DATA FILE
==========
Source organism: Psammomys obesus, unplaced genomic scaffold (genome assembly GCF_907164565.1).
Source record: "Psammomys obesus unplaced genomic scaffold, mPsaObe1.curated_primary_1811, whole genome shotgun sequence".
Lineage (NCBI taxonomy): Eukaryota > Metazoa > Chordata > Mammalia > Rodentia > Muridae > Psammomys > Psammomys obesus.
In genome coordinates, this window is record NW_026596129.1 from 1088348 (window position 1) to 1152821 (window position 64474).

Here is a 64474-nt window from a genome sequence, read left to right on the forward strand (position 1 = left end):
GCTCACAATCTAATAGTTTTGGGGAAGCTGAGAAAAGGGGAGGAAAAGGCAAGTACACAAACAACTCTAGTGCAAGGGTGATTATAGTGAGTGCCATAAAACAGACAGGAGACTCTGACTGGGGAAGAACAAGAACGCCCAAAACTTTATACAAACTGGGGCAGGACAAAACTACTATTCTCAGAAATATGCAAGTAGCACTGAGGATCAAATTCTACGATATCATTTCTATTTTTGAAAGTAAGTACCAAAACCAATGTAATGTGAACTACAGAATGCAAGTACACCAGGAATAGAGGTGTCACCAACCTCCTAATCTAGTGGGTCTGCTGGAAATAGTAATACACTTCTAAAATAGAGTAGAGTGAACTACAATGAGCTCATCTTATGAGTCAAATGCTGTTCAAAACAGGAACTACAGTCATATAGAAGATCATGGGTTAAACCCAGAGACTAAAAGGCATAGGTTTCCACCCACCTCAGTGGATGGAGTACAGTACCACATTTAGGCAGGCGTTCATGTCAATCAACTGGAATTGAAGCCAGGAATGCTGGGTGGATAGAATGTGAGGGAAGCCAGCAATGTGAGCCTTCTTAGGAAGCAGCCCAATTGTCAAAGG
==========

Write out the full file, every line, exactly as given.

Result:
Source organism: Psammomys obesus, unplaced genomic scaffold (genome assembly GCF_907164565.1).
Source record: "Psammomys obesus unplaced genomic scaffold, mPsaObe1.curated_primary_1811, whole genome shotgun sequence".
Lineage (NCBI taxonomy): Eukaryota > Metazoa > Chordata > Mammalia > Rodentia > Muridae > Psammomys > Psammomys obesus.
In genome coordinates, this window is record NW_026596129.1 from 1088348 (window position 1) to 1152821 (window position 64474).

Here is a 64474-nt window from a genome sequence, read left to right on the forward strand (position 1 = left end):
GCTCACAATCTAATAGTTTTGGGGAAGCTGAGAAAAGGGGAGGAAAAGGCAAGTACACAAACAACTCTAGTGCAAGGGTGATTATAGTGAGTGCCATAAAACAGACAGGAGACTCTGACTGGGGAAGAACAAGAACGCCCAAAACTTTATACAAACTGGGGCAGGACAAAACTACTATTCTCAGAAATATGCAAGTAGCACTGAGGATCAAATTCTACGATATCATTTCTATTTTTGAAAGTAAGTACCAAAACCAATGTAATGTGAACTACAGAATGCAAGTACACCAGGAATAGAGGTGTCACCAACCTCCTAATCTAGTGGGTCTGCTGGAAATAGTAATACACTTCTAAAATAGAGTAGAGTGAACTACAATGAGCTCATCTTATGAGTCAAATGCTGTTCAAAACAGGAACTACAGTCATATAGAAGATCATGGGTTAAACCCAGAGACTAAAAGGCATAGGTTTCCACCCACCTCAGTGGATGGAGTACAGTACCACATTTAGGCAGGCGTTCATGTCAATCAACTGGAATTGAAGCCAGGAATGCTGGGTGGATAGAATGTGAGGGAAGCCAGCAATGTGAGCCTTCTTAGGAAGCAGCCCAATTGTCAAAGG